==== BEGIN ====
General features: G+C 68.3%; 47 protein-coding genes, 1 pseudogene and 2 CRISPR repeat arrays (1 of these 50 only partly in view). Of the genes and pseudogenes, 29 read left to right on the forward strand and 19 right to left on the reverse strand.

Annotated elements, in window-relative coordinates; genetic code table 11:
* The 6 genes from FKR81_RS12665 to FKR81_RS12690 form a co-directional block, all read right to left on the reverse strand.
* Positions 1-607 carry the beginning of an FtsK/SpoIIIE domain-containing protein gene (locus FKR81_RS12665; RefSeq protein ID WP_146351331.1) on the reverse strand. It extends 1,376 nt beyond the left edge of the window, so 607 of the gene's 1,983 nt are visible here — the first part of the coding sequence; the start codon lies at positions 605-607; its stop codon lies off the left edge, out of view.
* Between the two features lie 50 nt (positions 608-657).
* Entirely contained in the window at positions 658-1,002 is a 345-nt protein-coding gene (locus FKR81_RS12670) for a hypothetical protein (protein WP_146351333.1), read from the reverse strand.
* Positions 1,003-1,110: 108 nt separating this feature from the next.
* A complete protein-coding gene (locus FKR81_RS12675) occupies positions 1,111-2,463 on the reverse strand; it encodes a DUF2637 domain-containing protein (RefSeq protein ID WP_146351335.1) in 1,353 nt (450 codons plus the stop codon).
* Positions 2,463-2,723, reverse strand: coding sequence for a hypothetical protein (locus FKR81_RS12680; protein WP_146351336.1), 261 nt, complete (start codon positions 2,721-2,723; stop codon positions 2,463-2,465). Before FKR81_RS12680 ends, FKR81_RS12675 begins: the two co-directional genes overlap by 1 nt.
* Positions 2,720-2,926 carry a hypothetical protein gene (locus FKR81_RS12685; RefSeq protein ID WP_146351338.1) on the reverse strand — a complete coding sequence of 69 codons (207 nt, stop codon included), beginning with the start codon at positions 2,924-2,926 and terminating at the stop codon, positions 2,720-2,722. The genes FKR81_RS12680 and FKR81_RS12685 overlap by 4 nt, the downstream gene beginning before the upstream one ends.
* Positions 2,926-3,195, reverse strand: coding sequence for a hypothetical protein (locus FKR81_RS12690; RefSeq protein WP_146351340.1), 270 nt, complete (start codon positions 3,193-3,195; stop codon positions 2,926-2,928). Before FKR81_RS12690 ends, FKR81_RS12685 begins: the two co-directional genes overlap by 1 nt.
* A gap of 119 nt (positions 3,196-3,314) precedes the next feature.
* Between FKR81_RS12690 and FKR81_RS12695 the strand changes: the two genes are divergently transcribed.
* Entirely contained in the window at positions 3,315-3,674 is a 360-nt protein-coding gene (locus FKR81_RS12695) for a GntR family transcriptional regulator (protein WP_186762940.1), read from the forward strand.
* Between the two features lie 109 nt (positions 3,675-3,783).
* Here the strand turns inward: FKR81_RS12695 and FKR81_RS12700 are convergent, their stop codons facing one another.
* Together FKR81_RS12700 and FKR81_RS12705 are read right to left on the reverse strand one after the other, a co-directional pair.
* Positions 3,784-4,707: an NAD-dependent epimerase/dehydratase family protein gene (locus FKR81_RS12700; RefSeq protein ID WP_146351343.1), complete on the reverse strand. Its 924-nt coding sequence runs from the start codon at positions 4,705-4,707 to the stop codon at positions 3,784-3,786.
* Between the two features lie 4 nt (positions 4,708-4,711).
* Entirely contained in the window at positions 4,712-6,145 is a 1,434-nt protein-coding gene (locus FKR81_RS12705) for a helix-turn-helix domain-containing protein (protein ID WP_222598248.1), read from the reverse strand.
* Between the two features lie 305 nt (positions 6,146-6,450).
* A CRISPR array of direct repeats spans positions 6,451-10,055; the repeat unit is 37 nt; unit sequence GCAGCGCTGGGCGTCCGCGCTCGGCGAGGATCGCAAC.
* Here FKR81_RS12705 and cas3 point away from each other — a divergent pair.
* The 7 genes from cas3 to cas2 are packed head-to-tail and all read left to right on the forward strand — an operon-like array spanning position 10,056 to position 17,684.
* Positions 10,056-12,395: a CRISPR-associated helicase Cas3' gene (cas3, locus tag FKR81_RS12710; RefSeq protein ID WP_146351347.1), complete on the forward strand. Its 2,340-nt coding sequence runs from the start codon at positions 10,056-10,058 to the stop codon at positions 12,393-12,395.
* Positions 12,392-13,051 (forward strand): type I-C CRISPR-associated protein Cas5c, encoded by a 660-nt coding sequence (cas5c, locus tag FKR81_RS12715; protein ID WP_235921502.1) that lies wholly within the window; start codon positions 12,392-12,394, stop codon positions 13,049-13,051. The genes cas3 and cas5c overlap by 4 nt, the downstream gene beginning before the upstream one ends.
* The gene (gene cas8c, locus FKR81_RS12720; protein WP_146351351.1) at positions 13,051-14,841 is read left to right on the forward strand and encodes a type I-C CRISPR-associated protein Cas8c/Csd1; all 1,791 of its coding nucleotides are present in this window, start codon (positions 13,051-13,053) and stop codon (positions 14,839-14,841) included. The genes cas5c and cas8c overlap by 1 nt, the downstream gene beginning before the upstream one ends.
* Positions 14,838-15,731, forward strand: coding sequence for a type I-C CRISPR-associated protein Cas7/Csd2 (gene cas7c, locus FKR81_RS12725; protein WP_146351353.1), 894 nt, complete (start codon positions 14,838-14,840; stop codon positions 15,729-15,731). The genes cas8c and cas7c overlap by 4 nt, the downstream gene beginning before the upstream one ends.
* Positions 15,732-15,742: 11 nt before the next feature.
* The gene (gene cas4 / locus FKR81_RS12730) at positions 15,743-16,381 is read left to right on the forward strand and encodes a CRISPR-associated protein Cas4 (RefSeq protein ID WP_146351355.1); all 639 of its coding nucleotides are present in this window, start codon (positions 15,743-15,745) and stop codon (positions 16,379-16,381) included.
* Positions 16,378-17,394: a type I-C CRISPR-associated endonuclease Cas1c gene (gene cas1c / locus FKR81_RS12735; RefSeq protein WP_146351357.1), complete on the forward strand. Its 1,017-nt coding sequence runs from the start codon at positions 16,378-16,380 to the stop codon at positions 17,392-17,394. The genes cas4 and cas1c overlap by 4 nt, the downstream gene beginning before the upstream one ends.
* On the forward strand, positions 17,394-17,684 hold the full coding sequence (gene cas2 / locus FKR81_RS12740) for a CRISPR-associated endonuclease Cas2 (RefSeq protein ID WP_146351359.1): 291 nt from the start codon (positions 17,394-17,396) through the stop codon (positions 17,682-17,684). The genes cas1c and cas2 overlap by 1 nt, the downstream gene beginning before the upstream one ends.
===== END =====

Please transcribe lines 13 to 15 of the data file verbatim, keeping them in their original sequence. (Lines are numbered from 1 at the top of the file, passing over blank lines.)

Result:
* Between FKR81_RS12690 and FKR81_RS12695 the strand changes: the two genes are divergently transcribed.
* Entirely contained in the window at positions 3,315-3,674 is a 360-nt protein-coding gene (locus FKR81_RS12695) for a GntR family transcriptional regulator (protein WP_186762940.1), read from the forward strand.
* Between the two features lie 109 nt (positions 3,675-3,783).